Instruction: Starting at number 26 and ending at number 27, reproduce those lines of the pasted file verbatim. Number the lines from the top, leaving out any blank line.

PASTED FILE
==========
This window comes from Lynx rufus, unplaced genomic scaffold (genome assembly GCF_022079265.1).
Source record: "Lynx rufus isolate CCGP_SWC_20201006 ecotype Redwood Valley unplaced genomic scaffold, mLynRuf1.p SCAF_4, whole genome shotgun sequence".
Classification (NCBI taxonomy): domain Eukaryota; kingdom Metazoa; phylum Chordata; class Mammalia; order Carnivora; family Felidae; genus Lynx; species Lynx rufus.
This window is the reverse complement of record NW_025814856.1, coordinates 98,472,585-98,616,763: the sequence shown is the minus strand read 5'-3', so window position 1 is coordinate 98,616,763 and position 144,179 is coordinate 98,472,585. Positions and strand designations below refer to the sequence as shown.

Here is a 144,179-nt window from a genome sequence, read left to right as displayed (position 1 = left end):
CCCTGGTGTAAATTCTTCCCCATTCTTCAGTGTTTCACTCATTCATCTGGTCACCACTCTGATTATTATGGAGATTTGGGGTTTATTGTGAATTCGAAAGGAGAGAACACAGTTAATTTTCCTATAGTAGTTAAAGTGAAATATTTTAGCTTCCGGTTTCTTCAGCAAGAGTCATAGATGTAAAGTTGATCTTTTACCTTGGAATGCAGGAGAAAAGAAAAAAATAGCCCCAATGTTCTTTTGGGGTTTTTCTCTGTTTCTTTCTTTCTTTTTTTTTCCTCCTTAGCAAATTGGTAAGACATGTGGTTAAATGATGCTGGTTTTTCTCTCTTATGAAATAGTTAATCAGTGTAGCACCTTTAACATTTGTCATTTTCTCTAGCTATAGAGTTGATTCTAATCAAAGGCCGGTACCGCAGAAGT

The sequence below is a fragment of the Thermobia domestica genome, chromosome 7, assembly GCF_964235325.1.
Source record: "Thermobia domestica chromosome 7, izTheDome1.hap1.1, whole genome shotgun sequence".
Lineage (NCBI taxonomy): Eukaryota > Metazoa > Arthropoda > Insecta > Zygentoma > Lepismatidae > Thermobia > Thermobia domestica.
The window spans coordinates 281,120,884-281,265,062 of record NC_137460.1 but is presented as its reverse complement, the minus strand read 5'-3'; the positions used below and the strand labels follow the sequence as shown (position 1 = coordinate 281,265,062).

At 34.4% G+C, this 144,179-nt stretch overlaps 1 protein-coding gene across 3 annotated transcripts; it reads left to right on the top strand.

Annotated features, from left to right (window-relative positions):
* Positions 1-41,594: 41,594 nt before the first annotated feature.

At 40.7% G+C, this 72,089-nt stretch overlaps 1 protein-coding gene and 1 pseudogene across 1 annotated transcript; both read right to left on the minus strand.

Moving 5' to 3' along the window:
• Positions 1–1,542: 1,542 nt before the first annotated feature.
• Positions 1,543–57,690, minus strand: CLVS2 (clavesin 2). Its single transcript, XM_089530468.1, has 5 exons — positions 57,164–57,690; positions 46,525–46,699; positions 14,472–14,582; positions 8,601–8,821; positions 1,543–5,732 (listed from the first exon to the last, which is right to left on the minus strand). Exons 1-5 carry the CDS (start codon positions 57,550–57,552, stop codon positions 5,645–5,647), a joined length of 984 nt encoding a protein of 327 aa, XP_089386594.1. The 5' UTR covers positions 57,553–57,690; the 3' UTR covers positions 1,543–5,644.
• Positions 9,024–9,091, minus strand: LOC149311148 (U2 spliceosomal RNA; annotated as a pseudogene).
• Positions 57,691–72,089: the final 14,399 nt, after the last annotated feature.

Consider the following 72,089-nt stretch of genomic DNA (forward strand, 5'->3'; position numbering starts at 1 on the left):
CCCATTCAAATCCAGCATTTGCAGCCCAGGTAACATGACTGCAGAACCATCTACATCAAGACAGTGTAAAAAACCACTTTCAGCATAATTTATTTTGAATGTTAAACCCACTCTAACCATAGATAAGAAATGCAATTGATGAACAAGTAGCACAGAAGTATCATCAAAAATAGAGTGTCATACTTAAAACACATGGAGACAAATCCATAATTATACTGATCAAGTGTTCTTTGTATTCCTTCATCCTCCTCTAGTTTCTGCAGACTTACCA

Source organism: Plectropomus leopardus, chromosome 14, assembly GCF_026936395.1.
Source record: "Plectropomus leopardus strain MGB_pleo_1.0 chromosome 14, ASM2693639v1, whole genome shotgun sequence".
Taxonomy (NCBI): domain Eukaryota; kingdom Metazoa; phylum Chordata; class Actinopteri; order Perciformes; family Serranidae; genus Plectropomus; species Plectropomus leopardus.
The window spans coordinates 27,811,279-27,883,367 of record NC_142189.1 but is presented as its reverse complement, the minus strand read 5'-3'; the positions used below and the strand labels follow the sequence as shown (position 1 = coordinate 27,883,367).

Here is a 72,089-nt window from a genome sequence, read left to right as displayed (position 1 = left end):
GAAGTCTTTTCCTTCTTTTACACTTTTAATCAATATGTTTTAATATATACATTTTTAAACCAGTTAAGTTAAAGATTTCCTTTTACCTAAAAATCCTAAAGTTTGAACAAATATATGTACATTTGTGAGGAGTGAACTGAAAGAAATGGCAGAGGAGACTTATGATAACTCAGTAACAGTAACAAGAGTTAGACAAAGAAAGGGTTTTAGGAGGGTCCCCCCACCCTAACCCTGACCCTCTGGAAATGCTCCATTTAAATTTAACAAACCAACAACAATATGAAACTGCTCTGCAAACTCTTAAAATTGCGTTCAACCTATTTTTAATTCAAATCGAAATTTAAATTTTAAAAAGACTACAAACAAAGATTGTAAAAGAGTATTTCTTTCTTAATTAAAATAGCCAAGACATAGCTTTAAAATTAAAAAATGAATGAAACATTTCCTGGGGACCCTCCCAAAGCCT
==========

Here is a 72,089-nt window from a genome sequence, read left to right as displayed (position 1 = left end):
GAAGTCTTTTCCTTCTTTTACACTTTTAATCAATATGTTTTAATATATACATTTTTAAACCAGTTAAGTTAAAGATTTCCTTTTACCTAAAAATCCTAAAGTTTGAACAAATATATGTACATTTGTGAGGAGTGAACTGAAAGAAATGGCAGAGGAGACTTATGATAACTCAGTAACAGTAACAAGAGTTAGACAAAGAAAGGGTTTTAGGAGGGTCCCCCCACCCTAACCCTGACCCTCTGGAAATGCTCCATTTAAATTTAACAAACCAACAACAATATGAAACTGCTCTGCAAACTCTTAAAATTGCGTTCAACCTATTTTTAATTCAAATCGAAATTTAAATTTTAAAAAGACTACAAACAAAGATTGTAAAAGAGTATTTCTTTCTTAATTAAAATAGCCAAGACATAGCTTTAAAATTAAAAAATGAATGAAACATTTCCTGGGGACCCTCCCAAAGCCT